As 2015 draws to a close, it is a good time to ask yourself where you stand in terms of your personal attitude, accountability and the action you take on your own health and fitness. As a member of the fire service, it is probably the one thing that you can improve upon on a personal level that has the most influence on every other part of your life and all of the people that are a part of it.
Your impact is more powerful than you may think. Every day, whether you are on duty or off, the community you serve, your families at home, and your brothers and sisters at the station hold you to a higher standard -- a standard that comes along with the privilege of being a part of our great profession. Everyone, and I mean everyone that you interact with holds certain expectations of you as public servant, and this is a good thing. Unfortunately, not everyone in the fire service looks at what we do as a blessing. If you do not hold the same high standards for yourself as others do, you are not keeping up your end of the bargain.
Be a Champion
You have a wonderful opportunity.
You may not realize it, but your personal commitment to improvement and your demonstration of the importance of caring for yourself both physically and mentally has a tremendous influence on those around you.
What can one person do?
Nearly every day, I am contacted by someone that has made a small change in their approach to personal fitness and wellness. Some have the right attitude but haven't taken action on it until now. Some take action in one aspect of fitness but know they could do better in another. Some are totally committed on a personal level but want their organizations to improve as well.
Whatever the case may be for you, know that small, positive changes like these can have an exponential effect:
You have the responsibility to demonstrate your commitment and your appreciation for what you do. Starting right now, you can become a part of a healthier fire service. You can walk the talk; you can become a champion.
Talk is cheap
What legacy will you leave for future firefighters? Will you leave an attitude of entitlement and complacency, or will you reinforce Ben Franklin's ideology that well done is better than well said?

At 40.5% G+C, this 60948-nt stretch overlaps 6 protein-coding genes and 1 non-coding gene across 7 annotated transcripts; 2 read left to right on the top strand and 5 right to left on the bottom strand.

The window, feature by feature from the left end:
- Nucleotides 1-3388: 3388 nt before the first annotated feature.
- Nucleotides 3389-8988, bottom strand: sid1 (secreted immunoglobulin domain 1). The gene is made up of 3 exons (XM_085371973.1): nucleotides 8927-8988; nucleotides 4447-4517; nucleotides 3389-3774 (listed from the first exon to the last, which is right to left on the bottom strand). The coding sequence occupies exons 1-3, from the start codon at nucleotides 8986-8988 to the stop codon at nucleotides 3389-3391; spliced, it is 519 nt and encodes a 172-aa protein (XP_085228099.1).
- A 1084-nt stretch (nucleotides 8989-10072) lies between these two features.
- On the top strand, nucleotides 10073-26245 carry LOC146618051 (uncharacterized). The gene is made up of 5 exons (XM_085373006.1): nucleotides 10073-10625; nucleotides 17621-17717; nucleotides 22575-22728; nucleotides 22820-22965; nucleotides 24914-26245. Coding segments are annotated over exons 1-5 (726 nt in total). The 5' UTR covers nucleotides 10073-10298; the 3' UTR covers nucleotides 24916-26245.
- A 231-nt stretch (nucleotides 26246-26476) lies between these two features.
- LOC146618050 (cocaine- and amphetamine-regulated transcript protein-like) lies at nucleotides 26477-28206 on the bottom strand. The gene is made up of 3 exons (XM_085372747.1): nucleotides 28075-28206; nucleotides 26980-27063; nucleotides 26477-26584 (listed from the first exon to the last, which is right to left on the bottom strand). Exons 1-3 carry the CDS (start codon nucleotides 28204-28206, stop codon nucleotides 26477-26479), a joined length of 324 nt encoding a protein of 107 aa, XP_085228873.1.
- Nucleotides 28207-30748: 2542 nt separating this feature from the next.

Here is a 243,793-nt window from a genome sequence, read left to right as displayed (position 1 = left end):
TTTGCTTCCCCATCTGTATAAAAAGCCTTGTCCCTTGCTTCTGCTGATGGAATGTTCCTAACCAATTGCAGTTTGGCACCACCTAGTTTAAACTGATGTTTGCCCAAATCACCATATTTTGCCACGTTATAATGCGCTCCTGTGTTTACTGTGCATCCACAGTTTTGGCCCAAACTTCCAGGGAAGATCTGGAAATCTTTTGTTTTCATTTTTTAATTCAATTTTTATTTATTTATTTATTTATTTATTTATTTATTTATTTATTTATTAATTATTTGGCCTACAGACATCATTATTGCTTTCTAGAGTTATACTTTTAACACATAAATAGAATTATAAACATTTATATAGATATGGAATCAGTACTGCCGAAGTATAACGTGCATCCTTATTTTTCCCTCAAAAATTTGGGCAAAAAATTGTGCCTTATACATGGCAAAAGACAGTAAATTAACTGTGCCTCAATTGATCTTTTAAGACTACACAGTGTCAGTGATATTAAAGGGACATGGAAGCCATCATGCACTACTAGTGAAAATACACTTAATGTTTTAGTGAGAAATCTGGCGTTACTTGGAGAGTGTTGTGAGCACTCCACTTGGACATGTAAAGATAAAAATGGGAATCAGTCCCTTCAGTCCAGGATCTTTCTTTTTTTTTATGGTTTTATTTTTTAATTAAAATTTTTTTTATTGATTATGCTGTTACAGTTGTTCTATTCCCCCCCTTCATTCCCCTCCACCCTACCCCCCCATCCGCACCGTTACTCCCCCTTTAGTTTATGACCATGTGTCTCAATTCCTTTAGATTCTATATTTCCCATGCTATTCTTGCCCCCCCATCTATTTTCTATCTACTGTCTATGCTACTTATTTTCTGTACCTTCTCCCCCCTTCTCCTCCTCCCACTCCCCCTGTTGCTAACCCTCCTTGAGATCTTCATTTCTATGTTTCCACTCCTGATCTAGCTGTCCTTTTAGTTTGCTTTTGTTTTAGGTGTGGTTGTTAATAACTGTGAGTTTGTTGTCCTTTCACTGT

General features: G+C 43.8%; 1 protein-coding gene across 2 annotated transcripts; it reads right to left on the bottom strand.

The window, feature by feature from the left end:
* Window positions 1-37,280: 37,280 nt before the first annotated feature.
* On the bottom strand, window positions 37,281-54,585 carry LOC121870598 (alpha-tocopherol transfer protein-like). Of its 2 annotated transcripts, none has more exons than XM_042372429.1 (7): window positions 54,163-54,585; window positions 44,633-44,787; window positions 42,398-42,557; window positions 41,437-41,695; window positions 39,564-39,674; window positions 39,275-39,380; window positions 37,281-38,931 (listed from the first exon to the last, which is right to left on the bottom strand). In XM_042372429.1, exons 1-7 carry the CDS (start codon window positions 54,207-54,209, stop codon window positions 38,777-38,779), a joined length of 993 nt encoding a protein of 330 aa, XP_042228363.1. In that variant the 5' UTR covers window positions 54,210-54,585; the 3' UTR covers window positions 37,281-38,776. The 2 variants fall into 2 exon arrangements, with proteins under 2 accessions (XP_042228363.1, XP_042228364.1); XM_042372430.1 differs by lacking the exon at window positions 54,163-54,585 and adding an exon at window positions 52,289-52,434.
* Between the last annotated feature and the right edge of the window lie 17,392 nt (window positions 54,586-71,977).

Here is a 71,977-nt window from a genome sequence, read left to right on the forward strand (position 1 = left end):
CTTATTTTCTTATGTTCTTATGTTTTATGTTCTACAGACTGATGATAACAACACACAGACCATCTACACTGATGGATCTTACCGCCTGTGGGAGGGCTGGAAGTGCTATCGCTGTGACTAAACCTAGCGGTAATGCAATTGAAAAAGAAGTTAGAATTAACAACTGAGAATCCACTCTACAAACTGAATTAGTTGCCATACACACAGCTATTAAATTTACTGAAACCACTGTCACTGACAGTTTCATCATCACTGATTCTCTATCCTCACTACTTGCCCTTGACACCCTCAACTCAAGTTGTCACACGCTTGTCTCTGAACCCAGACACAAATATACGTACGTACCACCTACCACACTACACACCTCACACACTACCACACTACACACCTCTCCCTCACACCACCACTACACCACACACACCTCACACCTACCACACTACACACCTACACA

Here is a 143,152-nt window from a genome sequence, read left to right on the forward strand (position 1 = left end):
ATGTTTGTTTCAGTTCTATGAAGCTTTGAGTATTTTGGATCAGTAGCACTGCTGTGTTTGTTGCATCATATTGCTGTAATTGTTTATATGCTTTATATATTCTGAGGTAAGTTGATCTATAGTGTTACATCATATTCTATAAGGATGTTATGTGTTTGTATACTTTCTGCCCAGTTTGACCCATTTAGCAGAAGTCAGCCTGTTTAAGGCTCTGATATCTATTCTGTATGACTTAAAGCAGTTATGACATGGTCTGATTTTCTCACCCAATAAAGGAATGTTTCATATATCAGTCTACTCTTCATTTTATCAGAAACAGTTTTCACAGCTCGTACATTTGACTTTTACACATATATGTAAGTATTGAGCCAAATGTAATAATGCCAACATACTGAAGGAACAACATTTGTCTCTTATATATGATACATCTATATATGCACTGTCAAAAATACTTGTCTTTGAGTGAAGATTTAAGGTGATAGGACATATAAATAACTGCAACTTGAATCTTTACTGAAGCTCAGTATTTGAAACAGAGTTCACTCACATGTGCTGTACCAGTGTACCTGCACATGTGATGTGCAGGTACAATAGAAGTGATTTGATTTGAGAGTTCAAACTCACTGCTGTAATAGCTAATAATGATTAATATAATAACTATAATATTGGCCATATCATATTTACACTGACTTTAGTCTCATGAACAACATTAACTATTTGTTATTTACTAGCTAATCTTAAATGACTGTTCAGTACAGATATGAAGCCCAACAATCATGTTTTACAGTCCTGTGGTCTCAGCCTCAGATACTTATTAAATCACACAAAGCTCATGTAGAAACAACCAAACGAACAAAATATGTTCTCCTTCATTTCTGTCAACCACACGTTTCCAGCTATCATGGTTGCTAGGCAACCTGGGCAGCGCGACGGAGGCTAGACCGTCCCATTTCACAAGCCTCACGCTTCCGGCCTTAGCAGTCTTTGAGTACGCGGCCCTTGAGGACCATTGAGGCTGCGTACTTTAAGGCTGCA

You can be a champion; a champion that is ready to promote the right attitude, accountability and action. Move beyond an intellectual agreement that firefighter health and wellness is vital to a long and healthy career and retirement. Demonstrate your commitment, and you will have taken the first step in joining the movement to reduce health-related LODDs in the fire service.
Dan Kerrigan is a 29-year fire service veteran and an assistant fire marshal/deputy emergency management coordinator and department health and fitness coordinator for the East Whiteland Township Department of Codes and Life Safety in Chester County, PA, and the Director of The First Twenty’s Firefighter Functional Training Advisory Panel. Kerrigan also acts as an IAFC-VCOS representative for the National Near Miss Reporting Program.
Kerrigan is a graduate of the National Fire Academy’s Executive Fire Officer Program and holds a Master’s Degree in Executive Fire Service Leadership. He is a PA State Fire Academy Suppression Level Instructor as well as an adjunct professor at Anna Maria College, Neumann University, and Immaculata University.
Kerrigan is a passionate and knowledgeable advocate for firefighter health and wellness. He has conducted original research on firefighter functional fitness as well as other fire service leadership topics, and he presents on a variety of topics including building construction, fire dynamics, strategic planning, and fire service leadership. He is a contributor to Fire Engineering Magazine, Firehouse Magazine, Hooks and Hooligans, IAFC, Fire Department Concepts, NVFC, and the IAEM. Kerrigan was the 2014 recipient of the IAFC-VCOS Emerging Leader Scholarship sponsored by Dr. Richard Gasaway.
Contact Kerrigan at email@example.com. You can also connect with Kerrigan on Facebook and LinkedIn, and follow him on Twitter @dankerrigan911. Follow The First Twenty on Twitter @thefirsttwenty.